Science News Roundup: Japanese billionaire Maezawa trains in Russia ahead of space trip; China to send three astronauts to space station early on Saturday and more
Following is a summary of current science news briefs.
Energy from bogs: Estonian scientists use peat to make batteries
Peat, plentiful in bogs in northern Europe, could be used to make sodium-ion batteries cheaply for use in electric vehicles, scientists at an Estonian university say. Sodium-ion batteries, which do not contain relatively costly lithium, cobalt or nickel, are one of the new technologies that battery makers are looking at as they seek alternatives to the dominant lithium-ion model.
Japanese billionaire Maezawa trains in Russia ahead of space trip
For Japanese fashion magnate Yusaku Maezawa, training in zero gravity ahead of his planned trip to space later this year was not always easy. "I've been alive for 45 years and have not experienced anything like that. I felt awkward at first," he said via a translator at a news conference, where he appeared alongside his assistant and Russian cosmonaut Alexander Misurkin.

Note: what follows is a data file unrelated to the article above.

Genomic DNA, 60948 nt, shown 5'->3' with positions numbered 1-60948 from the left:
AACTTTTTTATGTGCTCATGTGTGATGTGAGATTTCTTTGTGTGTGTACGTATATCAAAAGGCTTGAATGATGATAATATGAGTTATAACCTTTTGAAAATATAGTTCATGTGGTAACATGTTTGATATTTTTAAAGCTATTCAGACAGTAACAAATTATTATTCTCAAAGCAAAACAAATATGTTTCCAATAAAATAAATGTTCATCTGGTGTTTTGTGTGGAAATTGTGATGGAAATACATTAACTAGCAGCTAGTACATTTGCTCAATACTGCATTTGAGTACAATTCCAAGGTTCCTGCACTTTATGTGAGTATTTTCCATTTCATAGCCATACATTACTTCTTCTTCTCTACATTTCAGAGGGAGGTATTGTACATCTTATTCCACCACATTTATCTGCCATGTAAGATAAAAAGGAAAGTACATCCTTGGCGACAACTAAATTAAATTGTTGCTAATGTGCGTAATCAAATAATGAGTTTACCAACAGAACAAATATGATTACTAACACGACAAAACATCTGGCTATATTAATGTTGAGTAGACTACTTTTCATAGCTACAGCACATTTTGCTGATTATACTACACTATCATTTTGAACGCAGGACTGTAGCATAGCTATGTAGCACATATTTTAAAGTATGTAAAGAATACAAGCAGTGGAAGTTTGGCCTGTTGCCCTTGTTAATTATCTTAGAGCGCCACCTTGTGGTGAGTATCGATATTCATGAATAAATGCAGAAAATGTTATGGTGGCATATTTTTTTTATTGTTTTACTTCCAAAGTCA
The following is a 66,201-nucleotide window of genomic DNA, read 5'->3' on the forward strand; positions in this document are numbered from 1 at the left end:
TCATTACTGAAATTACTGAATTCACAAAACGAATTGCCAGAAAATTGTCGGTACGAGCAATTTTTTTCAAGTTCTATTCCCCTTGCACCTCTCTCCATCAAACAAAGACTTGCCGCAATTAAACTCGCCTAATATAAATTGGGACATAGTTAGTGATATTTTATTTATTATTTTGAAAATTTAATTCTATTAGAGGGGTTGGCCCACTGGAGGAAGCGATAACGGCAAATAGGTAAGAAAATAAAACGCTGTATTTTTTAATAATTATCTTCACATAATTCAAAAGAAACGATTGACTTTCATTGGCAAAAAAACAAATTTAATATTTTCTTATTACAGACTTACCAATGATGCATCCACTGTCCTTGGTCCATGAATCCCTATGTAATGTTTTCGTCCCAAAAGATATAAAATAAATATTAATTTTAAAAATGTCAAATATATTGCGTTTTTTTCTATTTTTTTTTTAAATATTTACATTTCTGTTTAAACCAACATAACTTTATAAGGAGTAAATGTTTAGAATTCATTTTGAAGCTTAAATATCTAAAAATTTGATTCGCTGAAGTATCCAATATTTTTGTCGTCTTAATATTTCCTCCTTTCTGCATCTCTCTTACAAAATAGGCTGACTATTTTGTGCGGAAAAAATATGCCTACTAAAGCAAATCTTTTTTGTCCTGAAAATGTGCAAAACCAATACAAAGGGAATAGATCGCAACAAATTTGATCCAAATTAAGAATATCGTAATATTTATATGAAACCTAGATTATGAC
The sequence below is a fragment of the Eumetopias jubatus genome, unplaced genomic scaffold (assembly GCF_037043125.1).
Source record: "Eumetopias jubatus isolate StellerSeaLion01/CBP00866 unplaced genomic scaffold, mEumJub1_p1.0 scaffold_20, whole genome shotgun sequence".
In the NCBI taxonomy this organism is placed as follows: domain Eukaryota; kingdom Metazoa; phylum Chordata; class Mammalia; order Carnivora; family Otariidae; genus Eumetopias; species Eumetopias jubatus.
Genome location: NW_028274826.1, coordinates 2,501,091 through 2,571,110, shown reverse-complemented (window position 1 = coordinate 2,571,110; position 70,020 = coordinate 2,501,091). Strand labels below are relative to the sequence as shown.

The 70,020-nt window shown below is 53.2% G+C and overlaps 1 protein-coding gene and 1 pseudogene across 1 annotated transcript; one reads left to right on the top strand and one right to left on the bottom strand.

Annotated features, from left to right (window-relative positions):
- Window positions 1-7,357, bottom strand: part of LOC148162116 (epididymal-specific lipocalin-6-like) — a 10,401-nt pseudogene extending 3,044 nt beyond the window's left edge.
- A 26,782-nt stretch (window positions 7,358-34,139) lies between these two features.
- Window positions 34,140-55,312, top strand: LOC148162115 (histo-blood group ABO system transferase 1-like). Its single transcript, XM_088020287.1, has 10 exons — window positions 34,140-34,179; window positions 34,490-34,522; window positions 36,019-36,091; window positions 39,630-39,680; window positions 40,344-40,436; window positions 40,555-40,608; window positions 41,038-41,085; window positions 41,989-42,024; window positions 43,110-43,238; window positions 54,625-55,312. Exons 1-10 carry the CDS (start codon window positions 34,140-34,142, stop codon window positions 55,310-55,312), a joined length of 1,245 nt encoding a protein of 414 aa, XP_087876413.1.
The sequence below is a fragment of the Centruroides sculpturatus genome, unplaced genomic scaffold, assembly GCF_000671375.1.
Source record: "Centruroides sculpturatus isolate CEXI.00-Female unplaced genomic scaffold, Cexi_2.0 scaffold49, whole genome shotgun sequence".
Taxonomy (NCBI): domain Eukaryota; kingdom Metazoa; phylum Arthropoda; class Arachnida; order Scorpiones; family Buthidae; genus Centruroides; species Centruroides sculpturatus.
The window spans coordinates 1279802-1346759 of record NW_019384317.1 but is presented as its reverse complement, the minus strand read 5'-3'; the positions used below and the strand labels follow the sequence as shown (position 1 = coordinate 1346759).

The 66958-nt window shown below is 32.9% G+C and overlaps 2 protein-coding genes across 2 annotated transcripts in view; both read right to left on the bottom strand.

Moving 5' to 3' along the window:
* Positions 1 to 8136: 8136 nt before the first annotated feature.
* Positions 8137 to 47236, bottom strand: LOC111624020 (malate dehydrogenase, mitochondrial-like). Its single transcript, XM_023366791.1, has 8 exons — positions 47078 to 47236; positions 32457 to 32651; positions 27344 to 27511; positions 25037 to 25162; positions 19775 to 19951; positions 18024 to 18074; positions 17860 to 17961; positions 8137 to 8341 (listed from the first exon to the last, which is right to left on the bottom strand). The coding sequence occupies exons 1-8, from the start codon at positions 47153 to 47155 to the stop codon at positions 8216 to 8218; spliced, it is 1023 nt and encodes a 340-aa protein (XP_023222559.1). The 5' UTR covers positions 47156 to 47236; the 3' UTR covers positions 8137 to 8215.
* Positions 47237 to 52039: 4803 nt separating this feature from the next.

China to send three astronauts to space station early on Saturday
China will send three astronauts to an unfinished space station early on Saturday, including the first female crew member to visit the station, where they are due to stay for six months. It will be the second of four planned crewed missions to the station, which is due to be completed by the end of next year.
Wake up and smell the 'sustainable' coffee produced in Finnish lab
With climate change threatening traditional coffee farming, Finnish scientists say they have produced coffee from cell cultures with an aroma and taste resembling the real thing.
'Profound experience': Star Trek's Shatner becomes world's oldest space traveler
Having made a career out of playing an explorer of the cosmos, William Shatner - Captain James Kirk of "Star Trek" fame - did it for real on Wednesday, becoming at age 90 the oldest person in space aboard a rocketship flown by billionaire Jeff Bezos's company Blue Origin, an experience the actor called profound. Shatner was one of four passengers to journey for 10 minutes and 17 seconds to the edge of space aboard the white fully autonomous 60-foot-tall (18.3 meters-tall) New Shepard spacecraft, which took off from Blue Origin's launch site about 20 miles (32 km) outside the rural west Texas town of Van Horn.
With 'Captain Kirk' aboard, Blue Origin to return to 'space, the final frontier'
Three months after billionaire U.S. businessman Jeff Bezos soared into space aboard a rocketship built by his Blue Origin company, the craft is set on Wednesday to take another all-civilian crew on a suborbital ride, this time with "Star Trek" actor William Shatner in the lead role. As one of four passengers selected for the flight, Shatner, at age 90, is poised to become the oldest person ever to venture into space.
(With inputs from agencies.)